I'm glad for my dad (and for myself) that he doesn't have to endure what seems to be so common bitching and whining from a TBM wife when it comes to going to church.
And, samuel, I'm sorry you have to undergo this torture. I do hope that in time your wife will come around and figure things out.
|Subject:||Further light and knowledge from bishop todd|
|Date:||Aug 27 17:57|
|Author:||Søvnløsener - Insomniac|
|They both have learned that they themselves are
responsible for their own happiness...and that can sometimes mean
Last spring, Sister Insomniac went to todd for advice over the marriage/divorce question.
he told her that it would be a mistake if she left me.
OK, so far, so good.
Futhermore, if I were to stray, it would be HER fault.
Wasn't #2 in the lines of "punished for their own sins and not for Adam's transgression"?
It was kind of a put off for her to hear such inspired advice.
Like I said yesterday, I don't need to do anything with the local mo-mo faithful saying such stupid things.
To all 'Apostate' spouses out there, I'm pulling for you, we're all in this together.
|Subject:||Reading 'bout your FIL|
|Date:||Aug 27 17:45|
|Author:||Søvnløsener - Insomniac|
|makes me wonder what my future holds.
Beer drinking, non-garment wearing, golfing, 'un-worthy' guy. Sounds like a good guy to me, at least back in the day, and even to this day, letting you skip EQ and all. I've learned enough to never say never, but I see little probability of me entering the waters of mormon drone baptism.
And that conditional love aspect kind of scares me. (well that was the straw that broke my willingness-to-keep-up-appearances camel's back) Your wife and FIL that is, what if my daughters feel the same years on down the line? He didn't jump though all the little hoops that a man made organization commanded, so he is less of a father and a man and less worthy of love?
So samuel, what did you do Saturday on the 18 when the Beer Golf Cart Girl drove by?
|Subject:||Re: Thinking About My Father-In-Law|
|Date:||Aug 27 18:20|
|Your story sounds like mine and my husbands when the
children were young except that we both were very active. My husband was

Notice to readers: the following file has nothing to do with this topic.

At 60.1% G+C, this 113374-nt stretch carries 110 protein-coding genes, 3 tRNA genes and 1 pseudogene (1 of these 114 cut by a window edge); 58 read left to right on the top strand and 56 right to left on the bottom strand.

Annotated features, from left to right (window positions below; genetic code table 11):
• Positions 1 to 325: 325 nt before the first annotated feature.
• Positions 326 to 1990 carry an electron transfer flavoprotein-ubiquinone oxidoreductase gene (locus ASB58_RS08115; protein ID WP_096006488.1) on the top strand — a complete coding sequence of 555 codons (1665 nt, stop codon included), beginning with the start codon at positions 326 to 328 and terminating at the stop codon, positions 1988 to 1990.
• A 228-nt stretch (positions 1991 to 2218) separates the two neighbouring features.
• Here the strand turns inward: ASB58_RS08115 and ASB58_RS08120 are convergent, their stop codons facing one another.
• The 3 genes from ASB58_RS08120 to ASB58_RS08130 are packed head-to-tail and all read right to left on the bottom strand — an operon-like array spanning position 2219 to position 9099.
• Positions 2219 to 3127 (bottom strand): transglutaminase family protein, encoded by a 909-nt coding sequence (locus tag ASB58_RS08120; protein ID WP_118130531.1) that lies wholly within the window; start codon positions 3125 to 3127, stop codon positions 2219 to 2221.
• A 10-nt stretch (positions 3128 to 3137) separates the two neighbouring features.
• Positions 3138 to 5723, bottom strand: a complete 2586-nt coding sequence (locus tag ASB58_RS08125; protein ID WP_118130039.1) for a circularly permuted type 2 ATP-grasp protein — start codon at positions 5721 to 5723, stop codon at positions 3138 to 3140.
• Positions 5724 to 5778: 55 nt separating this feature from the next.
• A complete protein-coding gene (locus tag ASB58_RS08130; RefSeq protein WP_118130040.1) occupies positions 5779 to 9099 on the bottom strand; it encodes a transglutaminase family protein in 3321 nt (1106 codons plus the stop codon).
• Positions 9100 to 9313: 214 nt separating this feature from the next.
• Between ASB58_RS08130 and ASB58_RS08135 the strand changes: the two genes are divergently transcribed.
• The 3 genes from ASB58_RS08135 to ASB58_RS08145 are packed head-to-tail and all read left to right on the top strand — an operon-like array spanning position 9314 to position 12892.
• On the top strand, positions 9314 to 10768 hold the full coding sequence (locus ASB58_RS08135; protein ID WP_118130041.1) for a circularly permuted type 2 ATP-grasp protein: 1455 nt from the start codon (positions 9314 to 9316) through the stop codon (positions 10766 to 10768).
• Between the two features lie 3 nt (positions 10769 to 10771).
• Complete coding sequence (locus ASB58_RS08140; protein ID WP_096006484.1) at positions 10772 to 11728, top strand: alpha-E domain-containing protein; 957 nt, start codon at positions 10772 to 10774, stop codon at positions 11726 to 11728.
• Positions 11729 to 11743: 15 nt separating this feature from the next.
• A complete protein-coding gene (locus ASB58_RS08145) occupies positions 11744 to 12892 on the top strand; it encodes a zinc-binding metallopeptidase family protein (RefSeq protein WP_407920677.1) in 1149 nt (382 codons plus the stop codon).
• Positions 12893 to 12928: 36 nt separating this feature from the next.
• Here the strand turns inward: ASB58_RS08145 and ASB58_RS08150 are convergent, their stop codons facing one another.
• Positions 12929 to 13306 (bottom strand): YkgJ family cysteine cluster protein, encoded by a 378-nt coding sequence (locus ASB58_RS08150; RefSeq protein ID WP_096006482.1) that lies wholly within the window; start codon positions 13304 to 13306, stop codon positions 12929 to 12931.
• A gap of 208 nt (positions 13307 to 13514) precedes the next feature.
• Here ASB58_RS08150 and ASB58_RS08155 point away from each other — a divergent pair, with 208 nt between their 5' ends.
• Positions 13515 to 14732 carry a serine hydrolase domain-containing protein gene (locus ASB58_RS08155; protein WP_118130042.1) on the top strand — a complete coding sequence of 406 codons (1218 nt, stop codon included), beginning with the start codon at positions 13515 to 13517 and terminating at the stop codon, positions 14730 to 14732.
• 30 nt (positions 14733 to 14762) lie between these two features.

always studying the church history. He had a lot of questions. I was
angry because he did all that studying! I could not believe that he
would even question the church. Duh!!
It was not until he took me back east showing me the church history. (He did his homework well!) He would tell me what he knew (facts!) what REALLY happened. He did it in a way that was not a threat to me. He was gentle, matter of factly, enthusiastic, knowledgable, etc.... We went to the MMM in Utah, Navoo, Palmyra, Kirtland, .... It was fabulous and so interesting. It helped me to understand why he was where he was at and why he thought mormonism was a bunch of bull! After that I became more open and did some studying myself.
I still respect the church, but no longer allow them to put the guilt, shame, pressure on me. Sometimes it is hard to deal with the family, but what seems to work for us is that we don't meddle with them, and don't allow them to meddle into our life.
We still serve, love, and try to live a good life, but we know it is because it builds our self esteem. It is not to get into a higher kingdom. We like who we are and those that want to judge us because we are not true blue mormons can do what they may. It is not going to affect how we feel about ourselves.
|Subject:||That is a beautiful, beautiful, beautiful piece of writing.|
|Date:||Aug 27 20:25|
|I can't tell you how much I loved your post. My only
regret is how brief it was. Are you sure you can't write a book length
account? It's everything a good story needs; plus it's intelligent,
quiet, observant, and so so REAL.
Maybe I related to it because I know the feeling! To this day I'm the first person out the door of ANY group event, as a result of too many years of being stuck in a church service that bored me. I always look around and am shocked to see that everybody didn't rush out like me--I'll be all alone in a foyer, parking lot, or sidewalk, and then I'll gasp and think, Oh wow. It happened again.
I also have to tell you that the way you presented the information was compelling, but the conclusions you drew were the thing that stunned me. They were absolutely accurate, in my opinion, about how in spite of his courage and humanity your FIL got no respect or understanding, and how this could very well be a sign of what's to come. And then another breathtaking thing, you decided to ACT on the clear conclusions you drew. How rare is that? Rare. A rare moment, more exciting than a lot of things I see everyday that are supposed to be really exciting. This is one of life's rare little moments of truth and sanity, and I would say, courage. Are you a writer? I get the feeling this has all been building for a while. You did a GREAT job of communicating what it's been like.